Manufacturing Isn’t Dead—It’s Just Evolving

Misguided protectionism is not the answer.

An employee works on an engine production line at a Ford factory. Carl Court/Getty Images

President Donald Trump’s newly released National Security Strategy emphasizes economic competition. Beyond tax cuts, an actual economic strategy is needed. The administration should focus on technical-career education and expand upon Obama era initiatives to revitalize manufacturing, a foundation of great power nations since the 19th century.

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In How Rich Countries Get Rich…and Why Poor Countries Stay Poor, the Norwegian economist Erik Reinert explains how nations acquire wealth through manufacturing, which creates economies of scale and increased productivity. Without a strong manufacturing base, sustaining widespread economic growth is unlikely. But the industry is rapidly changing.

From 2000 to 2010, manufacturing shredded one-third of jobs due to automation, offshoring and global competition. There has been a moderate resurgence in domestic manufacturing since the Great Recession, and rising labor costs overseas mean that companies may be less inclined to move offshore. But to take advantage of these trends, the focus must be on the future instead of nostalgia for 1960s-style assembly lines, according to a recent McKinsey report.

For mature industrialized nations, manufacturing drives innovation and stimulates other sectors of the economy. Contributing $2.18 trillion to the U.S. economy in 2016, manufacturing accounts for 35 percent of productivity growth, 60 percent of exports, and 70 percent of private sector R&D. Each advanced manufacturing employee supports an estimated 16 jobs by purchasing and selling to over 80 other industries. McKinsey notes that manufacturing related jobs are highly diverse and include marketing, demand forecasting, product development, distribution and services.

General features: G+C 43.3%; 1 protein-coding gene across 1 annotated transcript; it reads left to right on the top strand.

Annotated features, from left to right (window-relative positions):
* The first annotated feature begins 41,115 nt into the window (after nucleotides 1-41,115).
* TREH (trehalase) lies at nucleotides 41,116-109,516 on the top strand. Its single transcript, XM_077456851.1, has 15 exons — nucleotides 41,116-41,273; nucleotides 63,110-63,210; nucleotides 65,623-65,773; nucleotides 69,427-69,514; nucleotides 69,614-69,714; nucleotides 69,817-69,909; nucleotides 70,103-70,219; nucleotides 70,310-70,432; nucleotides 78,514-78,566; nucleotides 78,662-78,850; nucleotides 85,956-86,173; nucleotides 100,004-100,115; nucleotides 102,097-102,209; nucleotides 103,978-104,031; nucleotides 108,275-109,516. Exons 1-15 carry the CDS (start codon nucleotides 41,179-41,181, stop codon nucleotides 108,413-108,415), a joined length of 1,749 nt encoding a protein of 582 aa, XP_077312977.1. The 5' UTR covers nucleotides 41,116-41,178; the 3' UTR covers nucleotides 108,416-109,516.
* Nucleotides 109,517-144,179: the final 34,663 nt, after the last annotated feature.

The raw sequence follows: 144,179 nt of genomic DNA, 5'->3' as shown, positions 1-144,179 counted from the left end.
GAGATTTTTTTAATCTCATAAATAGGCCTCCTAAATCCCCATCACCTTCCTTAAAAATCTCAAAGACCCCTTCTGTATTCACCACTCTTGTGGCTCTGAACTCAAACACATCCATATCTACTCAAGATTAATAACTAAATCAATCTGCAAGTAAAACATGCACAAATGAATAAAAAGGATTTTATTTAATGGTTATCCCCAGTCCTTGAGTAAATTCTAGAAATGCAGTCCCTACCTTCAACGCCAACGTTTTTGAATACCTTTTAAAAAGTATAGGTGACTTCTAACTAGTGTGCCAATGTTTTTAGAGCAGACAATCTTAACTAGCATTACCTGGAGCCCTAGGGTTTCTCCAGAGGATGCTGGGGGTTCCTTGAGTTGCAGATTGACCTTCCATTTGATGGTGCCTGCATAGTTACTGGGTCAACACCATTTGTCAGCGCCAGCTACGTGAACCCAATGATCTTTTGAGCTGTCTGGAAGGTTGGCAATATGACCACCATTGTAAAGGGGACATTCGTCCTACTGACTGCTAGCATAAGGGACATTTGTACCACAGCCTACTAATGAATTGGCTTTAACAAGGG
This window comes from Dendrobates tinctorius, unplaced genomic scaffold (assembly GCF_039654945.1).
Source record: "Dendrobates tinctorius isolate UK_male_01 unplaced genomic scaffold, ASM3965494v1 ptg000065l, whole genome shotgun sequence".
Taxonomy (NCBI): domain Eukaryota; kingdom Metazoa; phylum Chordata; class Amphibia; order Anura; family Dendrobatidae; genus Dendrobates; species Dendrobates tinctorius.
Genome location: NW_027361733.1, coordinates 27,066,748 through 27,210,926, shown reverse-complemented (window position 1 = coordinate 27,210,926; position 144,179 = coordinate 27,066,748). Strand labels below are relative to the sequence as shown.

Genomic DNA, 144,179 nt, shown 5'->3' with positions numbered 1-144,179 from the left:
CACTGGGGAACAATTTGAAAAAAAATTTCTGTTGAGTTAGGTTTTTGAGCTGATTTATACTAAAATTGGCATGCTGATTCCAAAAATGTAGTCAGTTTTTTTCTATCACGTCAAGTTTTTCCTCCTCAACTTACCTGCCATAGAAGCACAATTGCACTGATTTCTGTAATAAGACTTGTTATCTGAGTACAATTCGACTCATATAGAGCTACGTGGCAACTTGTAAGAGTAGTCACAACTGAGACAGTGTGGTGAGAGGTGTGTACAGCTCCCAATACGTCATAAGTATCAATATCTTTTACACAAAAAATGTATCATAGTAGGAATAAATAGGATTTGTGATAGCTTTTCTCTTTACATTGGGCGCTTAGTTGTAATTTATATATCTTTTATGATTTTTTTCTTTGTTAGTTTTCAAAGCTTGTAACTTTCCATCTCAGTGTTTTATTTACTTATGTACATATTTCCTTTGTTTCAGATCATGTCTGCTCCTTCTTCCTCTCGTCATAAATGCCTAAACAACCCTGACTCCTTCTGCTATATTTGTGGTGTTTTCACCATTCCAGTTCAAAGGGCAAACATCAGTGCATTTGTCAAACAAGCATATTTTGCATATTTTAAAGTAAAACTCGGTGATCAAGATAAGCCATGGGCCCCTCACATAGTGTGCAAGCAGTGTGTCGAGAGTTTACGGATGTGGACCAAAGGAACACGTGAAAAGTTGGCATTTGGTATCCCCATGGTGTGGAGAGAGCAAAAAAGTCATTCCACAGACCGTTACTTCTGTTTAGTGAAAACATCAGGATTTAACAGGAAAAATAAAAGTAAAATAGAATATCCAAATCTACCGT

Growth areas such as electronics, aerospace and biotech are becoming increasingly high skilled. According to a Brookings study, 35 out of 50 advanced industries are in manufacturing. The report defines “advanced industries” as those consisting of high levels of R&D and STEM knowledge per worker. Emerging capabilities in nanotechnology and digital systems termed “Industry 4.0” will create further opportunities and headaches.

Germany is an industrialized nation able to reverse the decline in domestic manufacturing, which contributes approximately one-quarter of its GDP and supports middle class jobs. The Fraunhofer Society is a network of government-backed research institutes that collaborate with manufacturers to adopt the latest research with commercial application. This enables small and mid-sized companies to upgrade and export quality products. In addition, Germany’s duel system of apprenticeship training and classroom learning has produced the lowest youth unemployment rate of any industrialized nation.

This demonstrates that misguided protectionism is not the answer. Instead, boosting manufacturing requires a threefold approach: robust investment in basic research, cultivating manufacturing innovation ecosystems capable of adopting basic research to commercial usage, and workforce development.